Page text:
A little German

Most of you know me as an advocate for the wines of Alsace when it comes to riesling, but even I have to admit that Germany produces some stunning rieslings.  Germany has recently been blessed with a string of good vintages, it seems that year after year German vintners are having great success in making consistently good wines worthy of aging.  Rieslings can range from dry to gently sweet to really sweet, from the Mosel, the Rheinhessen, and the Pfalz, all of good to great quality and affordable.  In fact, the Germans themselves drink mostly dry wines.  Rieslings can also age extremely well (white Burgundy aren’t the only ones that have that ability) and can pair well with a number of different dishes (not just the usual pork, seafood, poultry, etc…).

Many consumers find it difficult though to understand what style of riesling they’ll find when they pick up a bottle of German riesling.  With this in mind, I thought I’d take the opportunity to run through some basics on German wines, particularly what’s on the labels.

To help you with some German, here’s a basic sweetness/richness guide for German wines…

Kabinett → The driest designation for German wine, besides Trocken.  These wines are made from just (or barely) ripe grapes.

Spätlese → Literally ‘Late pick,’ richer than Kabinett (not necessarily sweeter), because it is picked later and therefore more mouth filling than Kabinett.

Auslese → Literally ‘Out pick’ or ‘Late harvest’, sweeter than Spätlese, and also richer in the mouth.

One can also find the following terms on a label

Trocken → Simply meaning ‘Dry’, will precede Kabinett or Spätlese.  This means that the resulting wine will not be sweet, but dry.  It doesn’t mean that the resulting wine is not fruity, but that’s the topic of another blog.

*One can also find the terms ‘Feinherb’ and ‘Halbtrocken.’  It is helpful to think of them as gradations of sweetness.  For example, halbtrocken literally means ‘half dry,’ while feinherb translates to ‘off dry.’  Feinherb is usually a bit sweeter than halbtrocken.  The Germans are very organized…;)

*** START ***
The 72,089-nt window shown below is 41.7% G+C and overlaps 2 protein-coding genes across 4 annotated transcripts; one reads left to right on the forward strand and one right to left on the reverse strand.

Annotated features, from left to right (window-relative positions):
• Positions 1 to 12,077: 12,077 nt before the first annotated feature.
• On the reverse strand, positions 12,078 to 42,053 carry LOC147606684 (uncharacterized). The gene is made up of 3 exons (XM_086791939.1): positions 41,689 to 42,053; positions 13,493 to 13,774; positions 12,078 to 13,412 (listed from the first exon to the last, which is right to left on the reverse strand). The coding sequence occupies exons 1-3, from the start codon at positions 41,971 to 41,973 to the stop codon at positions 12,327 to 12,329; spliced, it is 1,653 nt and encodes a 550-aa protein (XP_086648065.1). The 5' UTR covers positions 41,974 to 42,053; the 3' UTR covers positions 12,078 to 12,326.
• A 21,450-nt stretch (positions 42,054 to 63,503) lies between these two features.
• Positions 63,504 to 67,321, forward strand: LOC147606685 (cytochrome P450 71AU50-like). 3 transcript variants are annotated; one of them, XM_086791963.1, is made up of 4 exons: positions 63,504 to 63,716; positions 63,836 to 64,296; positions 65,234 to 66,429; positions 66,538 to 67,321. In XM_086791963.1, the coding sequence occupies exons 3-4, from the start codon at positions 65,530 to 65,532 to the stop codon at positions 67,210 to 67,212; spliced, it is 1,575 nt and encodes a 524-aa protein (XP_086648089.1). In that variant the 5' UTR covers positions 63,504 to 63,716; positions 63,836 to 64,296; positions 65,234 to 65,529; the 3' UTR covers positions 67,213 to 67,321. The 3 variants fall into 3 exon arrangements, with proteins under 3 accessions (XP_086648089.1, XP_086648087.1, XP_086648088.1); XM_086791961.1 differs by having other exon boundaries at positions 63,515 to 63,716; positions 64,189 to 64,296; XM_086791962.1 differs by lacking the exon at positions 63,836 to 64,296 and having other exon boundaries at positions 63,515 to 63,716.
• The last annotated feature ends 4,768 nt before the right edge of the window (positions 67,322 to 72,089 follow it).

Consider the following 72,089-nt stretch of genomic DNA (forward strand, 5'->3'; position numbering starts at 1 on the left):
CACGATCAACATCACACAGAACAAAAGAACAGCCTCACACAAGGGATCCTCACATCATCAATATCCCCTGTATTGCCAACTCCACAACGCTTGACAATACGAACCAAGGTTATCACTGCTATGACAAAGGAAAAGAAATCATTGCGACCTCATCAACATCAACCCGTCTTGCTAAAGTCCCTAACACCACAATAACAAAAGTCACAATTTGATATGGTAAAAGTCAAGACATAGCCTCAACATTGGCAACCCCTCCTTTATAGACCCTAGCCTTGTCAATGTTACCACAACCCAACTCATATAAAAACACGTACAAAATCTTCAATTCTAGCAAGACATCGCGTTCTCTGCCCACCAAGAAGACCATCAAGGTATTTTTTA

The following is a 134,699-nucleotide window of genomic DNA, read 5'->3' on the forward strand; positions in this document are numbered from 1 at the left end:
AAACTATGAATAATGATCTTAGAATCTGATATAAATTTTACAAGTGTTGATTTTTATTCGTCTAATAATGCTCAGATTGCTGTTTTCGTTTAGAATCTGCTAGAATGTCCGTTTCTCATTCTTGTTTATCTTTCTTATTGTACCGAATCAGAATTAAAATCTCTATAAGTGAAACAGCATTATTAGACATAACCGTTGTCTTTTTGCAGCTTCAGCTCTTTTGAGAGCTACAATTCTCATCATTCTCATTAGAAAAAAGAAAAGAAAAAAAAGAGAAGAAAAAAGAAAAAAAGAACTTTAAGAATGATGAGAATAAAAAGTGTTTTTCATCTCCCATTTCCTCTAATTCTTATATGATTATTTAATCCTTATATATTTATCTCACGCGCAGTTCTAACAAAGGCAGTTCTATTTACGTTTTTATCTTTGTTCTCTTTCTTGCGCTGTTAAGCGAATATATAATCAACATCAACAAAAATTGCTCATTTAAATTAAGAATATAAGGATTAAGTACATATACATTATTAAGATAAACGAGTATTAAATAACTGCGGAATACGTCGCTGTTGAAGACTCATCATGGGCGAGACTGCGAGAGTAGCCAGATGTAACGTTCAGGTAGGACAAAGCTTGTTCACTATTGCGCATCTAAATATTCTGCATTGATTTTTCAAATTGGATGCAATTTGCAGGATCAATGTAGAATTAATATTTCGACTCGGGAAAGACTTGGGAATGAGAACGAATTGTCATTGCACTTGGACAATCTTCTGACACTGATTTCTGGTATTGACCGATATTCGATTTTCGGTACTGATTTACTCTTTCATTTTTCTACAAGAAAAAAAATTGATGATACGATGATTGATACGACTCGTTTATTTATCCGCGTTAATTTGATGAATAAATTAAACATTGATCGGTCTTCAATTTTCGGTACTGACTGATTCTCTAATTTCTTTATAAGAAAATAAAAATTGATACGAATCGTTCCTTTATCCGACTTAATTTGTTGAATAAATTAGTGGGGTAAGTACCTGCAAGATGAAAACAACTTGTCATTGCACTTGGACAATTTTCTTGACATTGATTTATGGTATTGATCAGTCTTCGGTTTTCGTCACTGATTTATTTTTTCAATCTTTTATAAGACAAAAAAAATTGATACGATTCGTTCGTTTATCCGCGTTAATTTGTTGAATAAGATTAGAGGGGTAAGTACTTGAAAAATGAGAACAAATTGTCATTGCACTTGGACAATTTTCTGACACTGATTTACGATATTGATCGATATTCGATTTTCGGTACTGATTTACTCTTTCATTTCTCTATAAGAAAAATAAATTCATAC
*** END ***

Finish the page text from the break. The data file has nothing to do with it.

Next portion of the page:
Now a little bit bit about the regions themselves and their general styles…

From the Pfalz…

An often overlooked region, just north of the French region of Alsace, known for its wonderful expressions of Riesling. The Pfalz is really a geographical extension of its southerly neighbor, sun-kissed and dry with plenty of minerality to add complexity to Riesling.  In good vintages, the wines are simply fantastic.

From the Rheinhessen…

Another overlooked wine-producing area of Germany, in comparison to its neighbors, the Rheingau and the Mosel River Valley.  The Rheinhessen offers plenty of quality wine.  Generally, the style of the region tends to emphasize purity of fruit, rather than lively acidity or powerful minerality.

From the Mosel…

Arguably, the most illustrious of German wine regions (see the Rheingau for the other), the Mosel is known for its vibrant acidity, powerful minerality, and fresh fruit.  The wines here are legendary and are lively offering plenty of balance.  Some of my favorite whites come from the Mosel.

Hopefully this helps the next time you’re wondering what’s in that bottle of riesling in your hands.

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